Banks leaving it late for SCA testing environment deadline

The UK’s deadline for banks and payments providers to offer full test environments of the live infrastructure under the Strong Consumer Authentication (SCA) is less than a month away, but many in the market are lagging behind to meet the March 14 date set by the Financial Conduct Authority (FCA).

“There’ll be quite a few payment providers with websites that have development details on how they are making the data available, that they need to make available, and the capabilities they need to make available under PSD2, but I doubt all of them will have the capabilities for a third party to connect,” says Olly Betts, CEO of OpenWrks.

The FCA has made clear that from March 14, account servicing payment service providers (ASPSPs) that are accessible online must provide technical specifications regarding their access interfaces, as well as testing facilities for third party providers (TPPs). SCA goes live on September 14, and the FCA reminded market participants of the obligations in an email on January 30.

The regulator’s email also reminded market participants of the June 14 deadline for submitting contingency exemption requests – in which firms intending to implement dedicated interfaces and gain exemption form contingency mechanism requirements. Essentially, firms must have a sandbox for TPPs by the March deadline, provide evidence of their systems by June, and be ready to go in September. Betts suggests it’s a “three strikes and you’re out” approach.

“The really interesting thing is if payment providers don’t have test environments on March 14, what chance do they have of by June 14 being able to present the FCA with evidence that their solution works to avoid a whole load of other costs and expenditures?” he asks.

“Really the biggest losers could be the payment providers and I don’t think it’ll be a regulatory fine that bites it’ll be in the fact they’ll need to quickly build an alternative solution. It’s kicking the can down the road – they’ll have a really big problem, because the one thing the FCA has said is if you don’t have a solution in place by June 14 you need to build a fall-back option.”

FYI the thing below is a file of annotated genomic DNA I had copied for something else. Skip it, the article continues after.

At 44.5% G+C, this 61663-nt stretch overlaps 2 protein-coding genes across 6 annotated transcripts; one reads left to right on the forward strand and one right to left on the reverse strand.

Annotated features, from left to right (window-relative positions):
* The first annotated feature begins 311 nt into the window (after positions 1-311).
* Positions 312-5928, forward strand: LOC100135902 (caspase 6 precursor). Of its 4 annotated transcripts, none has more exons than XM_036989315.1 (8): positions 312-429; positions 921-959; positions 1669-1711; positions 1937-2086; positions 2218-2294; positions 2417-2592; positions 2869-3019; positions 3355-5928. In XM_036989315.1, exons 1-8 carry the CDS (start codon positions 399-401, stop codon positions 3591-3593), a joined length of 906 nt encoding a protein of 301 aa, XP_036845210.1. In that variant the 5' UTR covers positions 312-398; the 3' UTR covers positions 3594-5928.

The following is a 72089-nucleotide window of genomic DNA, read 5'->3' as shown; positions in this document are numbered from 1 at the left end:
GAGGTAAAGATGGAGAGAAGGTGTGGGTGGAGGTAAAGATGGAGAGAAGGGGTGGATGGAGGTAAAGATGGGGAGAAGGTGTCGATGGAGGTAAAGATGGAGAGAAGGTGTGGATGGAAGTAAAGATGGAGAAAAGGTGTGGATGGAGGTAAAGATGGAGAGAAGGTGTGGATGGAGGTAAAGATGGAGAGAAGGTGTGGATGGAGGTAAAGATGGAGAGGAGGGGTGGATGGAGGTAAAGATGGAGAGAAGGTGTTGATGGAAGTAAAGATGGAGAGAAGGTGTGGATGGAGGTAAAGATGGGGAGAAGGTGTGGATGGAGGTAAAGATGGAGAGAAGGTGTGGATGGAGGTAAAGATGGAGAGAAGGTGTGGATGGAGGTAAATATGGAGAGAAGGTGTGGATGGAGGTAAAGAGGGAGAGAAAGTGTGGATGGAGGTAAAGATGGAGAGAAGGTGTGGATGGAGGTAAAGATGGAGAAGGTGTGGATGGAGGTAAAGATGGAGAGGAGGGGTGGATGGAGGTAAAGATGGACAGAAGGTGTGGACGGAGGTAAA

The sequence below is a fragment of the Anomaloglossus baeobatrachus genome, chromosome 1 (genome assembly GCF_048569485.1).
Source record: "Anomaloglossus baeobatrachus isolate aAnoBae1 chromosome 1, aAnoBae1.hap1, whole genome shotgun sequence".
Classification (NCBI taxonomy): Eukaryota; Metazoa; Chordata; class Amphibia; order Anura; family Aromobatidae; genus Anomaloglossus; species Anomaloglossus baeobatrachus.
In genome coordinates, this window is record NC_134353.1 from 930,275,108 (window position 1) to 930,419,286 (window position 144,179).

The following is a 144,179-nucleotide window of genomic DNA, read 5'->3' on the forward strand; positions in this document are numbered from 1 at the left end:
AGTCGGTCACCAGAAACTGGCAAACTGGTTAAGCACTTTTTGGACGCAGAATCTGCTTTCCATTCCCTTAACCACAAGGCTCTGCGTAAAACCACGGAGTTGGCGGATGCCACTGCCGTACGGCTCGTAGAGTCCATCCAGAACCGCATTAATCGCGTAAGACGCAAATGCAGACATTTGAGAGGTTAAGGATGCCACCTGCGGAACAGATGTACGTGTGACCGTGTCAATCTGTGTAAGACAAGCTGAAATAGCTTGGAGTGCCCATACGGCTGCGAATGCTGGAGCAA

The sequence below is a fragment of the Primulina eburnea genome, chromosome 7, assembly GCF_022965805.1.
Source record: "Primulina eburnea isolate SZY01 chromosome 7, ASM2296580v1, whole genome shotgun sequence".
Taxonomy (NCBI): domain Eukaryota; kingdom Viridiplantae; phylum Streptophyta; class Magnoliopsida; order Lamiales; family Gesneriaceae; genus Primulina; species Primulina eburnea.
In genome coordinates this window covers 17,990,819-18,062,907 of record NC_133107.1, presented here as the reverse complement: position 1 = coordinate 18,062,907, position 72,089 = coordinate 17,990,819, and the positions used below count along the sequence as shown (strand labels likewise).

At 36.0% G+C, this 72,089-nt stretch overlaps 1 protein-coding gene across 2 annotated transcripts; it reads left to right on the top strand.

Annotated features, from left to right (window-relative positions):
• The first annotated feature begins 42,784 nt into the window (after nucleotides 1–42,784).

Outside the CMA9, ASPSPs scrambling with integration and last minute integrations and testing procedures, says Mitul Sudra, CTO at OpenWrks. While a lot of banks have signed up to Open Banking – and the UK’s rendering of PSD2 – many have left implementation processes very late, he says.

“We’re seeing a scurry of activity now from a number of payment account providers ranging from personal, business and credit card providers to tier two banks and ones that fell outside of CMA9 last year,” he says.

OpenWrks – which builds Open Banking technology and assists firms with the regime’s protocols – has had a number of enquiries.

“We’re seeing a number of banks come to us that are probably already quite late, that are asking for help – help with their testing, help them meet the regulatory commitments, not only the RTS and Open Banking but the deadlines for the provision of the sandbox in March,” says Sudra.

With the deadlines in place as they are, it seems the regulator is keen to allow Open Banking to flourish.

“For the standards to work they need to be policed,” says Sudra. “For Open Banking to work you need the banks to deliver because you’ve got fintechs building business models entirely on the back of this ecosystem working and all the APIs to be performing at the quality they should be.”

When the March 14 deadline arrives, many fintech firms will be hoping to work with the market’s sandboxes, and develop services over the next few months. That collaborative approach – an underlying theme in the UK’s Open Banking protocol – should engender a better financial services offering.

“Our approach would be to engage with banks directly to understand why they don’t have test environments and see where we could help with that,” says Betts. “You could see other situations though where firms go to the regulator with lists of those who do have test environments and those that don’t.”

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